用户名: 密码: 验证码:    注册 | 忘记密码?
首页|听力资源|每日听力|网络电台|在线词典|听力论坛|下载频道|部落家园|在线背单词|双语阅读|在线听写|普特网校

经济学人:孤独为什么对健康不利

2014-01-09    来源:网络    【      美国外教 在线口语培训

Science and Technology 科技

Healthy living 健康生活

Mind and body 身与心

The reason loneliness could be bad for your health
孤独会对你的健康不利的原因

SCIENCE has many uses, but it doesn't often produce handy pick-up lines. Recent work on the genetics of disease, however, suggest a way of opening a conversation with that solitary attractive stranger in a bar: loneliness can make you ill.
科学有很多用处,但是它通常不会给你顺口的搭讪理由。然而,近来对疾病遗传学的研究却给了我们一个在酒吧里跟某个孤单的吸引你的陌生人搭讪的理由:孤独会让你生病。

Lonely people, it seems, are at greater risk than the gregarious of developing illnesses associated with chronic inflammation, such as heart disease and certain cancers. According to a paper published last year in the Public Library of Science, Medicine, the effect on mortality of loneliness is comparable with that of smoking and drinking. It examined, and combined the results of, 148 previous studies that followed some 300,000 individuals for an average period of 7.5 years each, and controlled for factors such as age and pre-existing illness. It concluded that, over such a period, a gregarious person has a 50% better chance of surviving than a lonely one.
孤独的人跟爱交际的人相比,似乎患跟慢性炎症相关的疾病——如心脏病和某些癌症——的风险更大。据去年发表在《科学公共图书馆——医学》杂志上的一篇论文称,孤独对死亡率的影响跟抽烟和酗酒相当。文章仔细检查了148个先前的研究(这些研究跟踪观察了大约30万人,每人平均跟踪观察7年半),并综合其结果,还控制了诸如年龄和已患疾病此类因素,最后下结论:超过这样一段时间,一个爱交际的人比一个孤独的人的生存率高50%。

Steven Cole of the University of California, Los Angeles, thinks he may know why this is so. He told the AAAS meeting in Washington, DC, about his work studying the expression of genes in lonely people. Dr Cole harvested samples of white blood cells from both lonely and gregarious people. He then analyzed the activity of their genes, as measured by the production of a substance called messenger RNA. This molecule carries instructions from the genes telling a cell which proteins to make. The level of messenger RNA from most genes was the same in both types of people. There were several dozen genes, however, that were less active in the lonely, and several dozen others that were more active. Moreover, both the less active and the more active gene types came from a small number of functional groups.
加州大学洛杉矶分校的Steven Cole认为他可能知道这是为什么。他在华盛顿特区举办的美国科学促进会大会上展示了他对孤独的人的基因表达所做的研究。Cole博士收集了孤独之人和爱交际之人的白细胞样品。然后他分析了他们基因的活性——靠测量信使RNA的多少。这种分子携带着基因上的指令,告诉细胞合成那类蛋白质。在这两种人中,大多数基因的信使RNA的水平是一样的。然而有些基因在孤独之人中活力较弱,同时另外一些基因却活力较高。而且,无论是活力较高的基因还是活力较低的基因都来自少数功能群。

Broadly speaking, the genes less active in the lonely were those involved in staving off viral infections. Those that were more active were involved in protecting against bacteria. Dr Cole suspects this could help explain not only why the lonely are iller, but how, in evolutionary terms, this odd state of affairs has come about. For inflammation is an antibacterial response.
一般来说,孤独的人体内活力较低的基因是那些帮助人们避开病毒感染的基因。而那些活力较高的基因帮助人们抵抗细菌。Cole博士怀疑这不但能够解释为什么孤独之人容易得病,而且能从进化的角度这种奇怪的状态时怎么进化来的。因为炎症反应时抵抗细菌的反应。

The crucial bit of the puzzle is that viruses have to be caught from another infected individual and they are usually species-specific. Bacteria, in contrast, often just lurk in the environment (like tetanus), and may thrive on many hosts (as does bubonic plague, for example). The gregarious are therefore at greater risk than the lonely of catching viruses, and Dr Cole thus suggests that past evolution has created a mechanism (the details of which remain unclear) which causes white cells to respond appropriately. Conversely, the lonely are better off ramping up their protection against bacterial infection, which is a bigger relative risk to them.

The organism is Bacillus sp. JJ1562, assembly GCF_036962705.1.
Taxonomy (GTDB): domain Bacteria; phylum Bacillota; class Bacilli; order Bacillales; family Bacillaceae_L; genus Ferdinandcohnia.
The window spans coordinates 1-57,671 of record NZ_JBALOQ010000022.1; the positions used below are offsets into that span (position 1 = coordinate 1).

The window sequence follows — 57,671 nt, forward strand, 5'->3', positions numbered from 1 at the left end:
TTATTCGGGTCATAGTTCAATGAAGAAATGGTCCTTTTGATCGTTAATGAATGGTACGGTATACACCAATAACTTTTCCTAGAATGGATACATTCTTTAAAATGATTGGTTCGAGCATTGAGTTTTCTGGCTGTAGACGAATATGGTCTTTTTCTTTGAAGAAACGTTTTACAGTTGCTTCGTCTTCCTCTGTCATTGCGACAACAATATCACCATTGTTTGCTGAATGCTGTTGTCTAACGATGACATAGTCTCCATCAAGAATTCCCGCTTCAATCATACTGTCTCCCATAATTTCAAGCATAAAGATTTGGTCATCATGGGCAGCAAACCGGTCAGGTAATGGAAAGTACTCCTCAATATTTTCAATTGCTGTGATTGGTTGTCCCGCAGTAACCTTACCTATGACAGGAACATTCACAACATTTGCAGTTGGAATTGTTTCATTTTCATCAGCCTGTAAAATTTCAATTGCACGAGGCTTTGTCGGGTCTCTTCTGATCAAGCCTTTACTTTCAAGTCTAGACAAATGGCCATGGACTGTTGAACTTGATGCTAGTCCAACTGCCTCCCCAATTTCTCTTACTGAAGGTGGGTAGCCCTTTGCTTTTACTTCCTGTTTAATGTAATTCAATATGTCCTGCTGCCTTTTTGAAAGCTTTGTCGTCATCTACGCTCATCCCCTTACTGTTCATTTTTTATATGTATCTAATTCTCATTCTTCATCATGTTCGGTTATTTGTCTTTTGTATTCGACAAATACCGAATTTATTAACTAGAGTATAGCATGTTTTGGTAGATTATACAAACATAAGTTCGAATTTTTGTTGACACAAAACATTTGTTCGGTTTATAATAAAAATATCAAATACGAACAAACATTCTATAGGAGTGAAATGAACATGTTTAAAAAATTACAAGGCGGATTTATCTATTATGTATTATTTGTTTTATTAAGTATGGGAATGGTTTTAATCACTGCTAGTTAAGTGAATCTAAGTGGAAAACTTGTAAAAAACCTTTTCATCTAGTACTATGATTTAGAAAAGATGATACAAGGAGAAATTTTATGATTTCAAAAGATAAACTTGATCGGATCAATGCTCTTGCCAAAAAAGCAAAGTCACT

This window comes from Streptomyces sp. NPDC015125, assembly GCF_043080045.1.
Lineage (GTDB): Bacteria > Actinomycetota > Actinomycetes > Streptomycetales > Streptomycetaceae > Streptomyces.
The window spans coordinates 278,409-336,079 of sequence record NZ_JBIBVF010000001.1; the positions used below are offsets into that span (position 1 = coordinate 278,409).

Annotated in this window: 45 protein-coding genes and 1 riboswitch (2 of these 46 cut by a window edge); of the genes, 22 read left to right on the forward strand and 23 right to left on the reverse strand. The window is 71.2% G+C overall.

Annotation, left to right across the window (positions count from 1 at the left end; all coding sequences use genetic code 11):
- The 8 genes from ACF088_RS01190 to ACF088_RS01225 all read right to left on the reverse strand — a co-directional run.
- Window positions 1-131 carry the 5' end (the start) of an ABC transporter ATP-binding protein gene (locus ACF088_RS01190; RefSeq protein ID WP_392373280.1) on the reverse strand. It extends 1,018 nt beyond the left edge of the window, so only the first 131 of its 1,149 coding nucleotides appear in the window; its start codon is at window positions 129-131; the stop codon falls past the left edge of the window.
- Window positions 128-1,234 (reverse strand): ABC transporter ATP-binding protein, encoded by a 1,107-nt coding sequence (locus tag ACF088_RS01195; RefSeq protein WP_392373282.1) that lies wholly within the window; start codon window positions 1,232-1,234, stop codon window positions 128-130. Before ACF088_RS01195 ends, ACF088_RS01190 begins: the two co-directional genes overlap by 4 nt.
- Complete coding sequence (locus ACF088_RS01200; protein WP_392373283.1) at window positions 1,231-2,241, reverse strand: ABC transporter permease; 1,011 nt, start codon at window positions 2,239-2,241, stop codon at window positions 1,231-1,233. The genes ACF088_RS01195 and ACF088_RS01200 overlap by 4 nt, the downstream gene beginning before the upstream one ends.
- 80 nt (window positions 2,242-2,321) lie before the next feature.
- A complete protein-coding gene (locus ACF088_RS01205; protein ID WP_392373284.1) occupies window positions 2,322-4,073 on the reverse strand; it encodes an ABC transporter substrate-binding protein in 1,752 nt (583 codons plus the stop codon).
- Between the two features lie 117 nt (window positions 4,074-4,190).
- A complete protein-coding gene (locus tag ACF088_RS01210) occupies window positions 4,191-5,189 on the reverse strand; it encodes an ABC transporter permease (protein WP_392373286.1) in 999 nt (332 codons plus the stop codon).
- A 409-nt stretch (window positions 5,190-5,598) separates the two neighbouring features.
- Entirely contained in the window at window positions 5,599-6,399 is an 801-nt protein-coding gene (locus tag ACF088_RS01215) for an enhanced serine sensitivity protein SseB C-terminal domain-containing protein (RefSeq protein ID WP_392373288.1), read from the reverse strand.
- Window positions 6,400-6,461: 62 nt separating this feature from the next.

这个问题的关键点是,病毒必须从另外一个已经感染此病毒的身上感染另一个人,并且病毒通常有其一对一的特殊宿主。细菌却相反,它们潜伏在周围环境中(像是破伤风杆菌),并且宿主众多(比如说黑死病)。因而爱交际的人比孤独之人更易感染病毒。因此Cole博士认为进化过程创造出了一种机制(细节仍不清楚),可以让白细胞对这一状况进行反应。相反,孤独之人更善于加强他们对细菌感染的保护反应,这对他们来说是一个相对更大的风险。

What Dr Cole seems to have revealed, then, is a mechanism by which the environment (in this case the social environment) reaches inside a person's body and tweaks its genome so that it responds appropriately. It is not that the lonely and the gregarious are genetically different from each other. Rather, their genes are regulated differently, according to how sociable an individual is. Dr Cole thinks this regulation is part of a wider mechanism that tunes individuals to the circumstances they find themselves in. Where it goes wrong is when loneliness becomes chronic, and the inflammatory response becomes chronic at the same time.
Cole博士想要揭示的是这样一种机制:环境(在这里是社交环境)可以影响人们体内的生化活动,调整人体内的基因组以让其做出合适的反应。并不是说孤独之人和爱交际之人在基因上彼此不同。而是他们根据个人对交际喜爱的程度不同,各自以不同的方式调控各自的基因。Cole博士认为这种调节是一种更广泛的让个人适应他们所在环境的机制中的一部分。当孤独的生活状态变成一种常态,问题就出现了——炎症反应同时也变成常态了(成了慢性疾病)。

Before civilization intervened, such chronic loneliness would have been so rare (because isolated individuals are so vulnerable to predation) that evolution would have ignored it. Now, paradoxically, the large population that civilization makes possible means loneliness is commonplace—and with it consequences that natural selection, which is blind to the future, has not yet had time to deal with.
在文明到来之前,这种常态性的孤独非常罕见(因为单独的个体易被捕食),进化就把它忽略了。现在,自相矛盾地,文明使得人口众多成为可能,意味着孤独状态成为常事——在这种情况下看不清未来的自然选择的后果还来不及去应付。



顶一下
(7)
100%
踩一下
(0)
0%
手机上普特 m.putclub.com 手机上普特
[责任编辑:elly]
------分隔线----------------------------
发表评论 查看所有评论
请自觉遵守互联网政策法规,严禁发布色情、暴力、反动的言论。
评价:
表情:
用户名: 密码: 验证码:
  • 推荐文章
  • 资料下载
  • 讲座录音
普特英语手机网站
用手机浏览器输入m.putclub.com进入普特手机网站学习
查看更多手机学习APP>>